Burdens on emergency responders after a terrorist attack in Berlin

Loading next page...
 
/lp/ou_press/burdens-on-emergency-responders-after-a-terrorist-attack-in-berlin-c57zGX4Wyn
Publisher
Oxford University Press
Copyright
© The Author(s) 2017. Published by Oxford University Press on behalf of the Society of Occupational Medicine. All rights reserved. For Permissions, please email: journals.permissions@oup.com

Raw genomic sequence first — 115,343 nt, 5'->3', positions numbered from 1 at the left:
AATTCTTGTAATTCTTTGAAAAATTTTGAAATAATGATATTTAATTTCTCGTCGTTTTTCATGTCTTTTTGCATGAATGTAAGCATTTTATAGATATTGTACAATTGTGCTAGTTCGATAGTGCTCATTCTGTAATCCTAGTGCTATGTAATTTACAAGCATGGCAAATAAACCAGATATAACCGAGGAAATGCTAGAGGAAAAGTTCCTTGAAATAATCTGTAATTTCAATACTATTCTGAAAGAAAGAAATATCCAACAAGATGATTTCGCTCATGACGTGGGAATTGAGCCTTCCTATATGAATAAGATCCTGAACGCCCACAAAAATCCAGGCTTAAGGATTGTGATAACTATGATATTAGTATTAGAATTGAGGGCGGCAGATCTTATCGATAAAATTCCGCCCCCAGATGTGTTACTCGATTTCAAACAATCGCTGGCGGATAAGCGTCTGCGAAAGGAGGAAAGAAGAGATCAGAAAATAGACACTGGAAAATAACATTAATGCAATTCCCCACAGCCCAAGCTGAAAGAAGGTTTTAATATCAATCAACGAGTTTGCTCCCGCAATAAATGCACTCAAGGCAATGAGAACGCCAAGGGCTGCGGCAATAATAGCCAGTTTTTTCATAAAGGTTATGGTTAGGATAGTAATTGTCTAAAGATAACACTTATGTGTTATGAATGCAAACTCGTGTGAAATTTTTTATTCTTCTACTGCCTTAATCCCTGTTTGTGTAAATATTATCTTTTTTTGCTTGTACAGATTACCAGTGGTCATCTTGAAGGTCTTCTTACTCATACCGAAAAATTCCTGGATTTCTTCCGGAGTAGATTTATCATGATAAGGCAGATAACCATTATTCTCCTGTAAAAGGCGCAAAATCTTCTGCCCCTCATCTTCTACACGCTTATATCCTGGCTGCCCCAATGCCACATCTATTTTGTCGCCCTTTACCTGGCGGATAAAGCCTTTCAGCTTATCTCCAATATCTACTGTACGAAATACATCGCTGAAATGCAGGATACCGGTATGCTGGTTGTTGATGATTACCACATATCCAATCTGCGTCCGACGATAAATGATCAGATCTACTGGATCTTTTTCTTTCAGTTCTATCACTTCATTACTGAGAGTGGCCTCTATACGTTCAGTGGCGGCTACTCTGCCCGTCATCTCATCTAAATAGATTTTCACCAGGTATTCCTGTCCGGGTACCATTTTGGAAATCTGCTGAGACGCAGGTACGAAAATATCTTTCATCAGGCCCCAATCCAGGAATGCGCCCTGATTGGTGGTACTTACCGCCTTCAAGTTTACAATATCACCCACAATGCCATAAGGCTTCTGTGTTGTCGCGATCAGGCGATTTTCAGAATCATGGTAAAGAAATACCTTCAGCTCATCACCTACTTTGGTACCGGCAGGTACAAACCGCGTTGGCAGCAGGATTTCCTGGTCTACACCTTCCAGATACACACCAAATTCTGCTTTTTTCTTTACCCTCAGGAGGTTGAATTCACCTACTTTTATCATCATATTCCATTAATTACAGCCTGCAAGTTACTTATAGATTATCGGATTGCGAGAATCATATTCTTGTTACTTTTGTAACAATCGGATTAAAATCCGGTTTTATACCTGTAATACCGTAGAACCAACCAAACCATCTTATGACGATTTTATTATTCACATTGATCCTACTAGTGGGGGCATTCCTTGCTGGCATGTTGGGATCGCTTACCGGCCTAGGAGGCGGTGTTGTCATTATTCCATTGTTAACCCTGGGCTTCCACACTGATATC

ISSN
0962-7480
eISSN
1471-8405
D.O.I.
10.1093/occmed/kqx172
Publisher site
See Article on Publisher Site

Abstract